What may not be commonly known is that if you make a spray of the leaves or stems it serves as an effective pesticide as does Cayenne and several other organic approaches.
In a previous blog Heritage Seeds I commented on the importance of heritage/heirloom seeds, of harvesting your own, creating a personal seed bank ( or one for your children/grandchildren) but above all the need to know where your seeds come from.
In that blog I included a photo of tomato plants that are strong and vibrant – plants you can just about sit and watch grow during the course of a day, plants that produce an abundance.
In this blog I’m including a couple of more photos I have previously posted – one being okra and the other egg plant as an example of what has become a common garden theme – robust growth.
When planted all due consideration is given to the amount of distance between each plant, and we often hedge a little at times exceeding what is considered to be the norm.
Yet as can be seen in these photos much the same as the one in the Heritage Seeds blog it’s as though we stole a few seeds from Jack of the fairytale Jack and the Beanstalk.
I believe there are obvious reasons for this, one being our chemical free approach, another that gardening is a family endeavor conducted with respect, gratitude, and admiration for the garden and what it produces – additionally we know where each and every seed we use comes from.
Something people should consider is if they haven’t the ability to know what is in the food they ingested or where it came from then they really haven’t the ability to exercise freedom of choice, kind of that Soylent Green thing.
Entities like Bayer and Monsanto have fought tooth and nail to deny people that ability, lobbying for and securing legislation to advance their cause and to block others.
This can only happen when politicians put the interests of corporations and the wealthy above those of everyone else – and it occurs on both sides of the aisle so don’t fool yourself that it doesn’t.
If the current administration is so concerned about national safety and welfare as to promote an immigration ban that was toned down to some period of time to enable “understanding” the issue then I suggest the issues regarding lobbyists and corporate money are well understood and should be a banned.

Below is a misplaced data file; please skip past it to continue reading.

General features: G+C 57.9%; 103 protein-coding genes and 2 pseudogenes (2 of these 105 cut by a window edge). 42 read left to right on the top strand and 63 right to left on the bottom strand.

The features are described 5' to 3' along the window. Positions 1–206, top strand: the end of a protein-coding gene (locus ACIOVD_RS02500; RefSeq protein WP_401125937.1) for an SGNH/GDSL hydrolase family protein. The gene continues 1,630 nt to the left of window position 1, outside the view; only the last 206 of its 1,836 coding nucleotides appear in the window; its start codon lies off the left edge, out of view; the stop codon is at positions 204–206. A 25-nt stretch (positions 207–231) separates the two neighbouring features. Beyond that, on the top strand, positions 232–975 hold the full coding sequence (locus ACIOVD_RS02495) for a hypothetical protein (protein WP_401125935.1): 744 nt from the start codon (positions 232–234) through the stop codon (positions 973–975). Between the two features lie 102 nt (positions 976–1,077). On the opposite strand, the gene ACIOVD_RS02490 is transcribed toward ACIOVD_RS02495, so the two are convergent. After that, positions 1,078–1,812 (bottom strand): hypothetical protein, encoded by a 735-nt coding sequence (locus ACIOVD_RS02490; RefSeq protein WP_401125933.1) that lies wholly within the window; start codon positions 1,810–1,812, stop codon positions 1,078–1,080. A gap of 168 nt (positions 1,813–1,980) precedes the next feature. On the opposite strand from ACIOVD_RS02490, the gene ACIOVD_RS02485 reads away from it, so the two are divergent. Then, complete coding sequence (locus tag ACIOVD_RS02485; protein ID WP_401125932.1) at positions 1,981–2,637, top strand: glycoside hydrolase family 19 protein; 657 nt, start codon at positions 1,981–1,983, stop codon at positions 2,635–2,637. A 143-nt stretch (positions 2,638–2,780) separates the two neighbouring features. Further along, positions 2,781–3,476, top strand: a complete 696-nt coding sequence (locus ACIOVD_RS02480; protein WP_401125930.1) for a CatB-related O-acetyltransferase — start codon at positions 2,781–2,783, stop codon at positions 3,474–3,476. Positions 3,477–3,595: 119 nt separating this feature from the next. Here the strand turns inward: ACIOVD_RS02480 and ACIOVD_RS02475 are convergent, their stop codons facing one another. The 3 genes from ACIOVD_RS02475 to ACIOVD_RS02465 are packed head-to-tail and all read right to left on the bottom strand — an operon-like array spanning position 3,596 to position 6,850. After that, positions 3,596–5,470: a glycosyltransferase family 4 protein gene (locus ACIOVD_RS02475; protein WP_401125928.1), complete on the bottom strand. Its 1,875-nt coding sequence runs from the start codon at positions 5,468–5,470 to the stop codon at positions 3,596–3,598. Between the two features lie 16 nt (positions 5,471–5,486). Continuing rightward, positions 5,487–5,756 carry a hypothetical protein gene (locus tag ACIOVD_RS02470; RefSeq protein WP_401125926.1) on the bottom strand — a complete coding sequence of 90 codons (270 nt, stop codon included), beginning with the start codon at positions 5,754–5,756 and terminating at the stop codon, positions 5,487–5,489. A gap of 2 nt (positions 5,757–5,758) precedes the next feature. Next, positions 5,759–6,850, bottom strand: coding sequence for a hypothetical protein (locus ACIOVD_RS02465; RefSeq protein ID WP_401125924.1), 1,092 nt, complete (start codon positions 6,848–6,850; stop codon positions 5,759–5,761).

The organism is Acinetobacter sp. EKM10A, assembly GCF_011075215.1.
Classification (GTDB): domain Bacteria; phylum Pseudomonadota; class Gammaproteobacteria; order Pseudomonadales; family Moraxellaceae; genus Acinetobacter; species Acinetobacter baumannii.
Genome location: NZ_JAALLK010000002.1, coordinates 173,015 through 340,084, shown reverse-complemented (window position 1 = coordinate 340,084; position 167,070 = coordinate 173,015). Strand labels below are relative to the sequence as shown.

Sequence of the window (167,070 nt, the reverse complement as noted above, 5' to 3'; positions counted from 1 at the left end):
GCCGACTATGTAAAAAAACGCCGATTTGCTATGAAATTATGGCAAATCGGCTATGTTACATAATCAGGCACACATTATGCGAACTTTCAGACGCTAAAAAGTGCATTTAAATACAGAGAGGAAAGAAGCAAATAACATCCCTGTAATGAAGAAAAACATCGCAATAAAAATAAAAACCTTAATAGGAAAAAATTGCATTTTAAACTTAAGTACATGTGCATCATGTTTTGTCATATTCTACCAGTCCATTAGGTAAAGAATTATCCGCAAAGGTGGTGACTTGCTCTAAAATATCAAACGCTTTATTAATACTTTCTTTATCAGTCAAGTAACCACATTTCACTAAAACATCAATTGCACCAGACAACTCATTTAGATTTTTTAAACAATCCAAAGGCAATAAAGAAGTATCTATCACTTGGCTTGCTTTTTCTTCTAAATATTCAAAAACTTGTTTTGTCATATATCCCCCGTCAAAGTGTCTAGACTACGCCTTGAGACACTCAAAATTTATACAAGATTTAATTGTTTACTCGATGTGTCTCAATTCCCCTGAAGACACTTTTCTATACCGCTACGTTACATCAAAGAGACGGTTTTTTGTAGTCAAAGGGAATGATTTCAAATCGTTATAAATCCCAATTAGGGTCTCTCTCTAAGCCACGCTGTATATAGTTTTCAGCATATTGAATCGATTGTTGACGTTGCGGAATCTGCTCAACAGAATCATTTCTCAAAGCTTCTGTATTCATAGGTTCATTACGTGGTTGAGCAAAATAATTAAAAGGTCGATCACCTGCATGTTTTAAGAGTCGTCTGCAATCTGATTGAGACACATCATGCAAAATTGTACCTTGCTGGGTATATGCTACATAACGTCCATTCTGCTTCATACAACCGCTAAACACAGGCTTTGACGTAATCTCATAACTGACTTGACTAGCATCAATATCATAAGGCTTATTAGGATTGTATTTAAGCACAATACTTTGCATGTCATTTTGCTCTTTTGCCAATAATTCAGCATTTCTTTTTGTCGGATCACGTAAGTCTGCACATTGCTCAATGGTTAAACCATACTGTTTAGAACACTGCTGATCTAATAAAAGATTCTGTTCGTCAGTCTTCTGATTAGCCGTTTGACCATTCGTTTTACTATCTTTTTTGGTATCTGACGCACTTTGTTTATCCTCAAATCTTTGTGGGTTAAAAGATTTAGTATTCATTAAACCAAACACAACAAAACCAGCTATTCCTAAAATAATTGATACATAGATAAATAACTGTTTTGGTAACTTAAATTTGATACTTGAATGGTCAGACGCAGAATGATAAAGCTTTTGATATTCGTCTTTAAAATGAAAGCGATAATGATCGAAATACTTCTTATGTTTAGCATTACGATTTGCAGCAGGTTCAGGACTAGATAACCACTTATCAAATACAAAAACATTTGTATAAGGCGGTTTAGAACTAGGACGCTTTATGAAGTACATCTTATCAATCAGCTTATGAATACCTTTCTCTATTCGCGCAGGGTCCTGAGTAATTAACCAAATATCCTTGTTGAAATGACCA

So too are the effects of pesticides, chemical fertilizers, GMOs, and climate change.
For that to happen of necessity there would need to be Supreme Court dedicated to the welfare of people, a court that wouldn’t include a “justice” like Clarence Thomas who actually worked for Monsanto at one time and has voted favorably in any case that reached the SC that would affect Monsanto’s corporate interests.
As I also mentioned in the previous blog climate change and related are a people’s issue, an issue that will not be addressed in any meaningful manner under the current administration, one GOP politician going so far as to say if climate change does exist god will take care of it.
Right, just like prolonged droughts and millions dying in countries like Ethiopia and elsewhere, just like “ethnic cleansing” across the globe, and the genocidal policies directed at indigenous people throughout this entire hemisphere.
An invasive contagion of indifference and outright stupidity has enveloped the majority of the Senate, Congress, and some portion of the electorate in what amounts to a national crisis in my opinion.
During another crisis known as WW2 due to shortages Victory Gardens were born, individuals and communities planting gardens to meet their needs.
I submit this nation faces another crisis in the war being conducted by the Trump administration on the environment and the right of people to know what they ingest and feed their families.
This “Axis of Evil” includes corporate allies like Monsanto, Dow, Dupont, and Bayer to name only the biggest players – in such a climate Victory Gardens become a viable alternative, more so when coupled with boycotts.